This post was published on Huffington Post in December, 2015. One day we’ll live in a world where supporting all of our children is a no-brainer. For now, many LGBTQ+ people have to deal with parents and caregivers who aren’t so supportive. If this is your situation, my heart goes out to you. You deserve better. You deserve to be loved unconditionally for who you are.
Many young LGBTQ+ people I’ve met want to understand what their parents are going through, even when their parents have said and done hurtful things. Their desire to understand and build bridges inspired me to write this post.
Maybe you came out to your parents and they didn’t take it so well. Maybe you’re thinking of coming out, and are afraid they will react badly. Maybe you’ve lost contact with them and want to come to terms with hard feelings. If, for whatever reason, you want to understand your parents or caregivers, this post is for you.
First, know that it’s not your job to change your parents. Just remember that many parents go through a process of their own when they have LGBTQ+ children. Understanding this might make it easier for you to get through the process. Not all parents are the same, but here are 10 things that might be true for yours.
1. Their ways of thinking aren’t set in stone. If your parents reacted badly when you first came out, this can change over time. Some parents have bigger barriers to overcome, and many are stuck in their ways. Sometimes their love for you is just the thing they need to help them get unstuck. I’ve seen this happen in many families.
2. They are people too. They screw up. No one is ever completely prepared for all the ups and downs of raising children in this world. Parents learn as they go and make thousands of mistakes along the way. Sometimes it may look like they have all the answers, but they are human just like you.
3. They have a lot to relearn. We have all been poisoned to some degree by living in a homophobic, transphobic culture. Your parents probably picked up tons of misinformation about LGBTQ+ people. Supporting you may mean unlearning many stereotypes and myths that have been handed down for generations through their family, church, and community and learning about LGBTQ+ people.
4. They may be confused and scared. They may be terrified that bad things will happen to you because you are LGBTQ+. They can be more supportive if they understand that accepting you for who you are is the best way to help you have a good life.
5. They may need time. Did it take you a while to understand and feel comfortable with who you are? Maybe you are still getting there. Your parents might be going through a process of their own. They may be pretty torn up inside and may need time to calm down and sort things out.
6. They may be trying to fix the wrong problem. Your parents may truly believe that there is something terribly wrong with you and think that it’s their job to change you. They may think that you chose to be LGBTQ+. Don’t believe them. You are beautiful just the way you are. The problem is prejudice and ignorance (see #3), not you. To make things better, they need to unlearn their own prejudices, rather than trying to fix or change you.
7. They may be questioning their own self-worth. Parents usually get the credit when their kids are doing well and the blame when their kids do things that aren’t considered acceptable. They are conditioned to think that children are a reflection of them. They may think that having an LGBTQ+ child means they are bad parents, or that their faith isn’t strong enough. Your parents may need to rethink their values and what’s important to them to feel good about themselves.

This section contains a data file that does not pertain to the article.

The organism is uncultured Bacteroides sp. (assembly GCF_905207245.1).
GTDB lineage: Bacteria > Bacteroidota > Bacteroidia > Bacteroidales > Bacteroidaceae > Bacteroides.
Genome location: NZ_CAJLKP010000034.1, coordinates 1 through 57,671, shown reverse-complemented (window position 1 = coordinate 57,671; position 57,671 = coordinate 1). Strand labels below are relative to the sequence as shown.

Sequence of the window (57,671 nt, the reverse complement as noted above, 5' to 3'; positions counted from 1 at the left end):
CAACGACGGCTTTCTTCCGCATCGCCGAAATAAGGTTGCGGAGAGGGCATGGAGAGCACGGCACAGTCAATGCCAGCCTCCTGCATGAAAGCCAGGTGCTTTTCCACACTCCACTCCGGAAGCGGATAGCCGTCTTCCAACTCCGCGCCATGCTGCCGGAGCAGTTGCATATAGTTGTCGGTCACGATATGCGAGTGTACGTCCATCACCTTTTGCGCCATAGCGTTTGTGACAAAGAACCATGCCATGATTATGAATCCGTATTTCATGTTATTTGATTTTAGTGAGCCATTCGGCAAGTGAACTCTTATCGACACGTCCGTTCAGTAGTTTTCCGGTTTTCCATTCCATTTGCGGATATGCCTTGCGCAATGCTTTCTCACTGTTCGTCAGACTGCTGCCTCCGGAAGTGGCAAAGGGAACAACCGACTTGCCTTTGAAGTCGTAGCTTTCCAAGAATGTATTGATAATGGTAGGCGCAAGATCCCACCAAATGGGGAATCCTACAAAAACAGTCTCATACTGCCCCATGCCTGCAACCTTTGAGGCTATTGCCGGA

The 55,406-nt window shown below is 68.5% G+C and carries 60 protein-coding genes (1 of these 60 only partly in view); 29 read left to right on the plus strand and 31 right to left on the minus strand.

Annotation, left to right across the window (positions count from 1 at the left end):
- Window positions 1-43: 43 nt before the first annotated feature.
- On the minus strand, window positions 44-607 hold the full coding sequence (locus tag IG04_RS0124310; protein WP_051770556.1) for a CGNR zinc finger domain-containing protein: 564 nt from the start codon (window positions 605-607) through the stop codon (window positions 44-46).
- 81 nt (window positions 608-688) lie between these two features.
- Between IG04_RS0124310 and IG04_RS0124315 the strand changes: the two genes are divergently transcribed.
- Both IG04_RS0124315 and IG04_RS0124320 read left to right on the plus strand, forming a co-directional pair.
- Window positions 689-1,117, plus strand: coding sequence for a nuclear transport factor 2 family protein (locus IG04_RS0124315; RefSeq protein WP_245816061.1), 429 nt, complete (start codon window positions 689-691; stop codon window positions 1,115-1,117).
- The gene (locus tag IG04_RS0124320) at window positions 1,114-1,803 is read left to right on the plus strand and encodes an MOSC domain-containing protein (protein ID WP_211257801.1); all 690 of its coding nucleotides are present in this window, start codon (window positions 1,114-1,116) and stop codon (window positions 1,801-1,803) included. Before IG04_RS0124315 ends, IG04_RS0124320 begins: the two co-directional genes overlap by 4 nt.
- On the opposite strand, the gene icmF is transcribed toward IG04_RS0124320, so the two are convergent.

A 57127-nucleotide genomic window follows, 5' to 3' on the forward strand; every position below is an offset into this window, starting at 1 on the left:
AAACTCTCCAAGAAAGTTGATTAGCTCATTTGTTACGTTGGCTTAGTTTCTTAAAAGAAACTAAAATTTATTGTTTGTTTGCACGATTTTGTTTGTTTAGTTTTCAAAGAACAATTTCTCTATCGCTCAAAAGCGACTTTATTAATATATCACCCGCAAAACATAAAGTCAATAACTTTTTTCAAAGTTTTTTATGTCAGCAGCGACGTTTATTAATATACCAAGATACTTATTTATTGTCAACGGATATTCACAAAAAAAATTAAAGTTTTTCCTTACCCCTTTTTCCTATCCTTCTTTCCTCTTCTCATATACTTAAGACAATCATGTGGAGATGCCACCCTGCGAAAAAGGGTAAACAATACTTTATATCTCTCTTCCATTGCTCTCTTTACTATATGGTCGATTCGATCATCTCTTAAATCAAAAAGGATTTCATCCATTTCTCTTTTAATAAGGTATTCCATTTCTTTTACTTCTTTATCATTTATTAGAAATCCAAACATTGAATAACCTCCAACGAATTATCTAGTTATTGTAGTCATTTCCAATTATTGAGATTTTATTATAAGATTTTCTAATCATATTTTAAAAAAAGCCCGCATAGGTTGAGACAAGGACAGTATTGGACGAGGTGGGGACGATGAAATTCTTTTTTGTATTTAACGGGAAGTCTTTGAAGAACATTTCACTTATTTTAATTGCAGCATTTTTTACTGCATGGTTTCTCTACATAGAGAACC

8. They may be afraid that their hopes and dreams will fall apart. Your parents may be attached to a certain vision for your future. They may be afraid that their expectations can’t be realized if you are LGBTQ+. Maybe they made sacrifices and worked hard so you could have things they never had. They might need to let go, create new dreams, and support you in yours.
9. Parents come out too. Parents are often conditioned to think that having an LGBTQ+ child is something to be ashamed of (see #3). Supporting LGBTQ+ children sometimes means losing friends, or separation from family members and church communities. Regardless of these potential losses, many parents overcome their fears and find the strength to stand with their LGBTQ+ children. Coming out in support of their children can even be empowering for them, especially when they realize that they aren’t alone.
10. Parenting you can make their lives better. They may start out confused and scared, but over time having you around may open their minds and touch their hearts in ways they never imagined. They may become braver and clearer about what really matters to them. They may become closer to you. When parents learn new ways of thinking and being, families and communities become safer for everyone. There are many families working to make this happen.
I hope that reading this post will make it easier for you to understand and relate to your parents. Remember, you deserve to be loved, cherished, and safe, regardless of what they say and do. Understanding them doesn’t make it okay for them to mistreat you in any way. All situations are different, so use your best judgment when thinking about if and how to communicate with them. There is support to help both you and your parents through this process. You are not alone.
Thanks to Danny Moreno and Belia Mayeno Saavedra for their feedback on this post.
Watch for my children’s book, inspired by Danny’s Halloween, due out in 2016.
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